The NUS is a joke – let’s leave it for our own sake


The NUS has been in the news a lot lately. At their national conference/farce last month, they elected a controversial possible antisemite as President, heard arguments against commemorating the Holocaust, and shot down a ‘One Member, One Vote’ motion that may have made them even slightly accountable. Cathartically, the conference appears to have been the straw that broke the camel’s back—25 universities now have disaffiliation campaigns, Lincoln & Newcastle have voted to do so already, and a Tab survey of ~6,500 students found 75% in favour of disaffiliation. NUS VP Richard Brooks—he of ‘unironically quoting Animal Farm in defence of safe spaces’ fame—wrote that “the NUS has had better weeks […] but I know that a national organisation for students’ unions is worth saving”. Certainly not his though. Whatever the NUS may have been at its founding almost a century ago, it is now a byword for cliquishness, authoritarianism, and embarrassment.

£34,045—that is the whopping fee the NUS charged LUSU in 2015 for the dubious honour of affiliation. Despite the apathy (or, moreoften, antipathy) many students direct towards the NUS, they gallingly suck up almost 35k of union funds per annum. For reference, the second-costliest LUSU affiliation is the British Universities & Colleges Sport (BUCS) at £9,561. Just what are we getting for that kind of money?

According to a LUSU spokesperson, “the benefits to Lancaster University Students’ Union and its members are varied […] Despite the fee, we believe membership of the NUS represents a good deal for Lancaster students. If the union did not have the NUS it would still need to seek a number of these services independently[…]”.

Some of the ‘benefits’ the spokesperson listed, such as “campaign resources and materials and frameworks to support unions to develop best practice in the interest of their members” are questionable at best. The NUS’ latest brilliant campaigns have included, um, the ‘Lad Culture Strategy‘, which culminated in a ludicrously bloviatory ‘Lad Culture Summit’, and the ‘Liar Liar‘ campaign to shame politicians who U-turned on tuition fee raises (i.e. Lib Dems), despite the fact that the NUS U-turned away from supporting free tuition under the Presidency of Wes Streeting, before U-turning back in 2014.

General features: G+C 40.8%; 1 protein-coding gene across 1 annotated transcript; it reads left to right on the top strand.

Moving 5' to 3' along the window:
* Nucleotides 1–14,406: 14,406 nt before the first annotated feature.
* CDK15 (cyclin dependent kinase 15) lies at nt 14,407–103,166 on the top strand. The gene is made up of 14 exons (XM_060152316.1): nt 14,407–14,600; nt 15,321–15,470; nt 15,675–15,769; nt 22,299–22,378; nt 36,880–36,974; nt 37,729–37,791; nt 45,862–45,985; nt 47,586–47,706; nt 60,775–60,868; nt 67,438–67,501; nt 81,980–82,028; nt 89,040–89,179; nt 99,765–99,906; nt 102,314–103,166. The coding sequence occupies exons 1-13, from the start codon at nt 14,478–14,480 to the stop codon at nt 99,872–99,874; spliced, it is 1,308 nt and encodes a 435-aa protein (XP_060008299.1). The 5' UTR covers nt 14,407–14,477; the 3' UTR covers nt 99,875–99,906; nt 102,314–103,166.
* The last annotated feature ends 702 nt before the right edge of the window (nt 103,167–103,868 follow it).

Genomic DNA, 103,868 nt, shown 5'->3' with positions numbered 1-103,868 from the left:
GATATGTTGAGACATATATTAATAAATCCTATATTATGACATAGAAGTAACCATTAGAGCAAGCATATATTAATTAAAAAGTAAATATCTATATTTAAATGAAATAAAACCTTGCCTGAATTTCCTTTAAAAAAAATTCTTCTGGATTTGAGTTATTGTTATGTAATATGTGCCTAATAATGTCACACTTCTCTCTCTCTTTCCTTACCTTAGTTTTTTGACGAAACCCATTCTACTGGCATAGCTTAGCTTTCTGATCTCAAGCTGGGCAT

Also, “access to NUS Extra deals for students [saves] the average student £54 a year”, apparently. Let’s face it: the only deal an NUS Extra card has ever been used for is Maccy’s. At £2.69/Big Mac, that presupposes a Big Mac almost every other day for a year (on top of the paid-for medium meal that has to be bought in conjunction).

The only points that may hold water are that NUS affiliation allows access to “expertise and legal advice in handling governance and structural issues” and “membership of a buying consortium resulting in favourable deals […] to the tune of approx. £130,000 per year”. These are hard to verify quantitatively, although the fact that unaffiliated SUs such as St. Andrews (free as of 1975) do just fine would suggest that the return on investment probably isn’t 282%.

What is gained by disaffiliation? LUSU would no longer be bound to the mad whims of the NUS student politicos. For all the shit it gets, I like to think LUSU has a core of good people inside it. Sure, the odd mad bastard gets in too to keep everyone on their toes, but by and large it’s good people who would probably love to promote some actual campaigns, with actual goals and realistic plans and all the other wonderful things that NUS campaigns lack. Some of the most toxic SU ideology weirdness, from infantalising Safe Spaces to banning gay reps, can be traced back to this barely-elected body of nutters.

How can you support disaffiliation? Under §22(2)(l)(ii) of the SU-governing Education Act 1994, “a requisition may be made by such proportion of members (not exceeding 5 per cent.) […] that the question of continued affiliation to any particular organisation be decided upon by a secret ballot in which all members are entitled to vote”. That is, a petition signed by at least 5% of the student body (600 or so students in LUSU’s 12,000-member case) in favour of disaffiliation will trigger a full referendum. Food for thought—the students have nothing to lose but their chains. They have a world (of dignity) to win.

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